Brain-Healthy Diet: Foods That Can Help Your Mind

Ever heard the saying “You are what you eat”? Turns out that the food choices you make may powerfully impact the health of your brain. That’s the takeaway from recent research, which has found that certain diets may help you reduce your risk of developing Alzheimer’s disease and dementia.

Here’s what you should know about the foods that can help you stay sharp as you get older.

Your brain is a metabolically active organ, which means it requires a lot of nutrients – like vitamins and minerals – to function optimally, says Bethany Thayer, registered dietitian nutritionist and director of the Henry Ford Center for Health Promotion and Disease Prevention in Detroit. However, it’s easier to focus on eating more of certain foods than trying to get specific nutrients into your diet.

“You hear things about eating more B and E vitamins for your brain, for example, but we don’t eat nutrients – we eat food,” Thayer says.

Your brain’s preferred energy source is glucose, which comes from carbohydrates. The types of carbs, protein and fat you eat can affect your risk of developing conditions such as heart disease, high cholesterol and diabetes – and affect your brain function.

So far, three diets have been associated with reducing the risk of age-related cognitive decline:

Number 1The Mediterranean diet

“The Mediterranean diet focuses on the best of that region’s eating patterns,” Thayer says. “It’s a diet that tends to be plant-based, although what people remember is that you’re allowed to have some wine – five ounces a day.” The diet is built around vegetables, fruits, whole grains and nuts, and uses olive oil and other healthy fats while limiting saturated fats.

Number 2The DASH diet

The DASH (“Dietary Approaches to Stop Hypertension”) diet also is plant-based and includes more vegetables and fruits than the typical American diet. It includes low-fat and nonfat dairy, lean meats, fish and poultry, healthy fats and nuts. It limits salt and saturated fat.

Number 3The MIND diet

The MIND (“Mediterranean-DASH Intervention for Neurodegenerative Delay”) diet was developed by researchers who looked at the other two diets and created a plan that includes specific foods linked with brain health, including fish; green, leafy vegetables; and berries. “The MIND diet basically takes the best of the Mediterranean and DASH diets and combines them,” Thayer explains. Research has found that people who follow the MIND diet can substantially slow cognitive decline with age.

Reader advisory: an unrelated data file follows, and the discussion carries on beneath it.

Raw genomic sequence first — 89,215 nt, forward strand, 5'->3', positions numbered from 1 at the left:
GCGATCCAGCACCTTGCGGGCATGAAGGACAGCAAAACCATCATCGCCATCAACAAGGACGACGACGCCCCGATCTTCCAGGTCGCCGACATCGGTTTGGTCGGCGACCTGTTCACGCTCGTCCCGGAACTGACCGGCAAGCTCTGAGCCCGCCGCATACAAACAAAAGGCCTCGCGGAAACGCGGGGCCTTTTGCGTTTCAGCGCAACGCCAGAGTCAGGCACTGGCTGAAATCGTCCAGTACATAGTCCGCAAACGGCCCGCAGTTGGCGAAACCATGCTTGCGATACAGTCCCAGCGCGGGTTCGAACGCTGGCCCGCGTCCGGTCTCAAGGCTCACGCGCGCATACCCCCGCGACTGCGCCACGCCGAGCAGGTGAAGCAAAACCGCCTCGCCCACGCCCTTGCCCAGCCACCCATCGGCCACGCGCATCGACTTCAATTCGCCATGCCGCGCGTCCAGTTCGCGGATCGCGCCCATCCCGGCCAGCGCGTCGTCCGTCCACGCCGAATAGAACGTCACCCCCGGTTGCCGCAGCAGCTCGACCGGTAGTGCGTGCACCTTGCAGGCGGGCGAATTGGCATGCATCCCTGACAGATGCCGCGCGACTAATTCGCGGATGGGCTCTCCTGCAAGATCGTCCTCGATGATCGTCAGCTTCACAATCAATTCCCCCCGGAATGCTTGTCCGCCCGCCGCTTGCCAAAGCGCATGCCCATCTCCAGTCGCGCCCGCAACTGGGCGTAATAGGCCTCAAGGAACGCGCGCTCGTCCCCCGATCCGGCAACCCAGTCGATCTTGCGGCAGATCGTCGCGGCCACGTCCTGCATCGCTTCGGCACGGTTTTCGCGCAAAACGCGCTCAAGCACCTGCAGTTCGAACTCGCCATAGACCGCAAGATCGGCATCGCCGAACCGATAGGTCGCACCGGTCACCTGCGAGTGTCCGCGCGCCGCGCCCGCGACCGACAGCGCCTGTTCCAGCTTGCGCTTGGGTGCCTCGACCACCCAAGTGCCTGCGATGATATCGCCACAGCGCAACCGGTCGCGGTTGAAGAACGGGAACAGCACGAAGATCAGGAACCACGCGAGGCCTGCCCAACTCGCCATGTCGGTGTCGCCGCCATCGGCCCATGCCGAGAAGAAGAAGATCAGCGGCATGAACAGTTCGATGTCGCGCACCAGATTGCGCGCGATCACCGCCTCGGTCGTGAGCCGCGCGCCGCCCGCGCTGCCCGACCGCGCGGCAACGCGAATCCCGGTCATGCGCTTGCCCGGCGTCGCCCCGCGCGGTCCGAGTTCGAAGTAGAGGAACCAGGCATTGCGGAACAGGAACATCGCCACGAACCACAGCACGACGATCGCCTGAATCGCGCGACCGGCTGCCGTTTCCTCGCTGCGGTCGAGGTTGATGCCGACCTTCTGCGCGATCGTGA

Eating More Brain Boosters

The MIND diet includes 10 foods you should eat more of and five foods to avoid. With the MIND diet, you eat green, leafy vegetables, such as spinach, kale and salad greens, six days a week and have at least one other serving of vegetables daily. The MIND diet also recommends eating berries at least twice a week; beans, at least three times a week; nuts, five times a week; fish, once a week; and poultry twice a week. You should use olive oil as your main cooking oil and you may have one glass of wine a day. Avoid or limit foods that can interfere with healthy brain function such as red meats, butter, cheese, pastry and sweets.

Best of all? You can make these changes immediately. “It’s never too late to start,” Thayer says. “Your brain cells are constantly dying off and being renewed and regrown … so the sooner you can get more of these healthy foods into your diet, the better.”

And that may be your smartest move of all.

Try a recipe that fits into all three diets:

0891 salmon post

Honey-Soy Glazed Salmon in Under 25 Minutes

Salmon is a lean fish protein that fits into all three diets. Try this simple, delicious, and unbelievably good for you dish. The best part? It only takes 25 minutes.

Categories: Get Healthy